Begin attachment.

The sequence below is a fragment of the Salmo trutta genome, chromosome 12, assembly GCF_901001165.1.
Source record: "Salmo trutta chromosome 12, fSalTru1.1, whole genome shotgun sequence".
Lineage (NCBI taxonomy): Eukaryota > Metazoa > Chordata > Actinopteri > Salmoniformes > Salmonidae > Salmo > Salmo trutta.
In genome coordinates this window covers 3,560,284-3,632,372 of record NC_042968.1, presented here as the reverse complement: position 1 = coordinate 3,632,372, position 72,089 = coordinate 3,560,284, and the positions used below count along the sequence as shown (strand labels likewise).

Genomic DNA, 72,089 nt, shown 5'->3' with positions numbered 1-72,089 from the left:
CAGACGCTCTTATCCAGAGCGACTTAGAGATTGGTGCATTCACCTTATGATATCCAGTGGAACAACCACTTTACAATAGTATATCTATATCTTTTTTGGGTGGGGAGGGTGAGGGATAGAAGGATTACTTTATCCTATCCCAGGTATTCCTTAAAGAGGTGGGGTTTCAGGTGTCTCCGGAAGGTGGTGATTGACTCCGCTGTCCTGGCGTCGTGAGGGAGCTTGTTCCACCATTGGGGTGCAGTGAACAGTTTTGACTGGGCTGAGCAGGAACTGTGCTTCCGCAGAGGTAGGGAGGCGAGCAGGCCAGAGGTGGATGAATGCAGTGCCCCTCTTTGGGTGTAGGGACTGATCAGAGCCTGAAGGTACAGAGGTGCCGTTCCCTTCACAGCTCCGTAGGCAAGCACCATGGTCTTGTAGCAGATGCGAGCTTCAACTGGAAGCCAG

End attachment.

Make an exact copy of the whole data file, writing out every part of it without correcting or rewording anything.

The sequence below is a fragment of the Salmo trutta genome, chromosome 12, assembly GCF_901001165.1.
Source record: "Salmo trutta chromosome 12, fSalTru1.1, whole genome shotgun sequence".
Lineage (NCBI taxonomy): Eukaryota > Metazoa > Chordata > Actinopteri > Salmoniformes > Salmonidae > Salmo > Salmo trutta.
In genome coordinates this window covers 3,560,284-3,632,372 of record NC_042968.1, presented here as the reverse complement: position 1 = coordinate 3,632,372, position 72,089 = coordinate 3,560,284, and the positions used below count along the sequence as shown (strand labels likewise).

Genomic DNA, 72,089 nt, shown 5'->3' with positions numbered 1-72,089 from the left:
CAGACGCTCTTATCCAGAGCGACTTAGAGATTGGTGCATTCACCTTATGATATCCAGTGGAACAACCACTTTACAATAGTATATCTATATCTTTTTTGGGTGGGGAGGGTGAGGGATAGAAGGATTACTTTATCCTATCCCAGGTATTCCTTAAAGAGGTGGGGTTTCAGGTGTCTCCGGAAGGTGGTGATTGACTCCGCTGTCCTGGCGTCGTGAGGGAGCTTGTTCCACCATTGGGGTGCAGTGAACAGTTTTGACTGGGCTGAGCAGGAACTGTGCTTCCGCAGAGGTAGGGAGGCGAGCAGGCCAGAGGTGGATGAATGCAGTGCCCCTCTTTGGGTGTAGGGACTGATCAGAGCCTGAAGGTACAGAGGTGCCGTTCCCTTCACAGCTCCGTAGGCAAGCACCATGGTCTTGTAGCAGATGCGAGCTTCAACTGGAAGCCAG